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Rédigé par La Rédaction le Vendredi 7 Mars 2014
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Long haul: companies engage in a new "class warfare" for quality

Jean-Louis Baroux’s Chronicle


Obsessed with lower costs, European carriers have neglected the only feasible strategy to break the deadlock: the improvement of the quality of their product. Well, times are changing and they have now entered in this virtuous spiral. The fight is well underway and truly declared and Air France/KLM is not the only one in the ring...



The choice of recreating a First Class seems intelligent because it will not only have a ripple effect on product quality in Business, experiencing changes, but also on the morale of the crew that will regain pride in serving a quality product - DR: Michael Lindner / AF
The choice of recreating a First Class seems intelligent because it will not only have a ripple effect on product quality in Business, experiencing changes, but also on the morale of the crew that will regain pride in serving a quality product - DR: Michael Lindner / AF
The struggle for the improvement of the service has begun and is well underway. And it’s about time.

For a quarter century, traditional carriers had a marketing strategy only aimed at the reduction of prices to counter the offensive of the "low cost" trend that they did not see coming or rather they refused to see coming.

And to implement this scheduled drop in rates, they had to degrade their product.

In fact, not having the courage to make the necessary savings internally, they made customers suffer the consequences of lower costs. And little by little, this policy has led to a deadlock.

Lower expenses related to the service failed to close the gap in the production cost compared to "low cost" companies.

And where new carriers make more money, sometimes a lot, while not all of them that is true, regular companies are losing. So much for the short haul.

A phasing out of European carriers

The long haul for its part has suffered a powerful offensive from the leading Gulf carriers and Asian companies.

Led by Emirates, which has intended to conquer the European and Asian customers because the local market is too small to support its ambitions, the attack was brutal and effective.

It was conducted not by lowering revenues, although the rates of classes before were smaller for Gulf carriers than in Europe, but by constantly improving the product and particularly that of First and Business class. And little by little, the gap has widened.

And passengers, driven by travel agents who are not paid by the companies but by their clients and by repeated strikes among European carriers, began using the services of these carriers and they were able to measure themselves the difference in quality to price ratio.

In short, all the ingredients were there for a phasing out of European carriers, because unlike Americans, they do not have the tool of the "Chapter 11," so useful to carry out the restructuring of companies in the light of massive layoffs, the only effective method to significantly lower costs.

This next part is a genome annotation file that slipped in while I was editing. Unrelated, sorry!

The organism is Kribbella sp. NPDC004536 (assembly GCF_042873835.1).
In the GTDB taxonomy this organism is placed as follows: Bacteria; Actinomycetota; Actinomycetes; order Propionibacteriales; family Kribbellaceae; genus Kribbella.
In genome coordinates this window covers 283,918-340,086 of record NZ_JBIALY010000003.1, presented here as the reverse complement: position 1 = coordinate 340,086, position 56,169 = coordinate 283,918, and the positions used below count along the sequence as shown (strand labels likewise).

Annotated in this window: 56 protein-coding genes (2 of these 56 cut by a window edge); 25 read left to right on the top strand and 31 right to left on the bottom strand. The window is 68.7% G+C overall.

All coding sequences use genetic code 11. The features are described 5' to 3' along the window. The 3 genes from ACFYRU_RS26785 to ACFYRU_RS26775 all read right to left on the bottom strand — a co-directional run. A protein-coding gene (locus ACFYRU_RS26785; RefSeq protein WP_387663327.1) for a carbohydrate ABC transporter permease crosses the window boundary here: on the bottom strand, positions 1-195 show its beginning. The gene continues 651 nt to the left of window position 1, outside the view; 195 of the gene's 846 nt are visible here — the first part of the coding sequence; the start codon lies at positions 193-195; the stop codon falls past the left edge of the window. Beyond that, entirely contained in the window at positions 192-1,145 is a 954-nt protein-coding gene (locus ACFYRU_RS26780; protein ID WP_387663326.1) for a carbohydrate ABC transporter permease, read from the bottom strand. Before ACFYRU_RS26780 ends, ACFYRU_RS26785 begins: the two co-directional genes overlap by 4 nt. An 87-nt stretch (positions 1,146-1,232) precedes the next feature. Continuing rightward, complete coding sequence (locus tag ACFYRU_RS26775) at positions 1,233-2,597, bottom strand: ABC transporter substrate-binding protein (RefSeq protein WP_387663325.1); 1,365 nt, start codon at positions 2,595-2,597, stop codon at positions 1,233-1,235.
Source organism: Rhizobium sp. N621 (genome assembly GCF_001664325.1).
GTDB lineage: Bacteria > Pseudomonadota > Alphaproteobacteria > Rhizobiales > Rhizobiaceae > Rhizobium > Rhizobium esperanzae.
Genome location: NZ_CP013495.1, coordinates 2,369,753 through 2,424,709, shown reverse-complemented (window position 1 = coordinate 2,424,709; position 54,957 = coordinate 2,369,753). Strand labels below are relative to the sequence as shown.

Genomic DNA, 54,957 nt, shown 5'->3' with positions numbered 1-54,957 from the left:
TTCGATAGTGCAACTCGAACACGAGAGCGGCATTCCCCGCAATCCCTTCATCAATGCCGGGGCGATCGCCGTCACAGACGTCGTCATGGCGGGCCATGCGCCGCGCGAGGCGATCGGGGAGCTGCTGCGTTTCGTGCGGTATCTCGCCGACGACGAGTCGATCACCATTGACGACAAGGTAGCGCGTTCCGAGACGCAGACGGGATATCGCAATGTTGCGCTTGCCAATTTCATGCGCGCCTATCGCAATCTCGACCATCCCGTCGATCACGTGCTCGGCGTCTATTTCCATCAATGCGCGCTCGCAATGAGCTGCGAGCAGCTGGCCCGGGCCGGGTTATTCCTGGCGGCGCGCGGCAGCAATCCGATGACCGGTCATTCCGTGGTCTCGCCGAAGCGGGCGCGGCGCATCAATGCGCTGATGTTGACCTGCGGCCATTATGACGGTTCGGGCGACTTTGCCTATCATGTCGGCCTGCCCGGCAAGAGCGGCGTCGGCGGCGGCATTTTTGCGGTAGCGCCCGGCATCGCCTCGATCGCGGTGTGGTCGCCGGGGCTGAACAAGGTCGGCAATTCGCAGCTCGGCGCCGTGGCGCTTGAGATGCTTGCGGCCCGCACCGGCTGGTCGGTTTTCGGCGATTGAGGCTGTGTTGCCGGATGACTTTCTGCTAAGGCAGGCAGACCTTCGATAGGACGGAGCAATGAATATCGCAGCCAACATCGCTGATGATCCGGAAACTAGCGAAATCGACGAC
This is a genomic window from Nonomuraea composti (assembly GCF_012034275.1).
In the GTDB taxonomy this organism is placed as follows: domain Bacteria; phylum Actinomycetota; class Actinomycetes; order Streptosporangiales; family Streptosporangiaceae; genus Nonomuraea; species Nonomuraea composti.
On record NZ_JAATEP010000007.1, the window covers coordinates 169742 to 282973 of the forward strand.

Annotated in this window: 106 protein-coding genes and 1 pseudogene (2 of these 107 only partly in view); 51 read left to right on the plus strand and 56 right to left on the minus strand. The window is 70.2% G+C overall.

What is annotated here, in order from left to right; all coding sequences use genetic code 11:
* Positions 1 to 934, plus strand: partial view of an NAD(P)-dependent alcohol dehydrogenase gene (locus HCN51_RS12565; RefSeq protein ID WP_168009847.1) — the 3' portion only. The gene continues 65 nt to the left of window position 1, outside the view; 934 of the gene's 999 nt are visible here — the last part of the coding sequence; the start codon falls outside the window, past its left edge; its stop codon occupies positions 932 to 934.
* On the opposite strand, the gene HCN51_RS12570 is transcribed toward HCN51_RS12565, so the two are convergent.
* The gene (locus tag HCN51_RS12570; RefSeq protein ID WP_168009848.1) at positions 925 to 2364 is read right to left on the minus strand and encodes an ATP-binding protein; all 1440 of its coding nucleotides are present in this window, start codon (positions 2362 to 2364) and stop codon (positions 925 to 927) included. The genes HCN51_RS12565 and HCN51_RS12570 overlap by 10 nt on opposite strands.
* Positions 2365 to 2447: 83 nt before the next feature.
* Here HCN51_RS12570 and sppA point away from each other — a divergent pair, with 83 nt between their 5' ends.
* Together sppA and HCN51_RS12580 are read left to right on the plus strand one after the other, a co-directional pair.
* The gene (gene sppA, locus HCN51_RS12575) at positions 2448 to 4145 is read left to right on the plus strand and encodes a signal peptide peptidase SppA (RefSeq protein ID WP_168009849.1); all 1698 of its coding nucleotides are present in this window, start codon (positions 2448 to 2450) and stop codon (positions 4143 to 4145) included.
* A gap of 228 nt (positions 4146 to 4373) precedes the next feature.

Let there be no mistake. The leaders of European companies are not stupider than anyone else and they carefully analyzed the almost insoluble problem they were facing.

Only, as obsessed they were by lower costs, they had neglected the only break from the deadlock that was still within reach: the improvement of the quality of their product. Well, times are changing and they have now entered in this virtuous spiral.


A great fight is has begun

Let us rejoice, Air France/KLM has resolutely welcomed this new strategy: winning back its high-end customers by offering a world-class product, which had been neglected for so long.

Thus the new First-class has made its world premiere in Shanghai. It is an improvement over the previous product.

However, its implementation will take time and its effects will take more time to be noticed.

But the challenge is taken and the choice of recreating a First Class seems intelligent because it will not only have a ripple effect on the product quality of Business class, also being restructured, but will also effect the morale of crew members who will regain pride in serving a quality product. Let us welcome this decision.

The fight for product quality is well underway and Air France/KLM is not the only one in the ring.

Etihad responded by launching an unprecedented level of product quality, including Emirates and let’s bet that Qatar Airways will not allow to be outdone.

Moreover, it has also announced that it is not destined to stay out of the race towards quality.

A great fight is beginning. It does not stop there. All traditional European carriers will join sooner or later.

Asian companies will certainly not be left behind. And U.S. carriers will be well obliged also to join the game if they want to keep their business customers.

At a time when there has never been so much money available, and the number of millionaires and billionaires on the planet is exploding, it is time to return to fundamentals.

Air transport may be a mass product and for that there are appropriate carriers, but it is also a product of class and pleasure that merits an appropriate price, provided that the quality is up to par.

Long haul: companies engage in a new "class warfare" for quality
Jean-Louis Baroux, is the former president of APG (Air Promotion Group) and the creator of the CAF (Cannes Airlines Forum) which became the World Air Forum.

Air Transportation Specialist, he signed at L'Archipel Publishers ''Compagnies Aériennes: la faillite du modèle” [“Airlines: A Bankruptcy Model” – translator’s note], a book that all tourism professionals should have read.

The copyrights will be donated to charity. It can be purchased at: www.editionsarchipel.com

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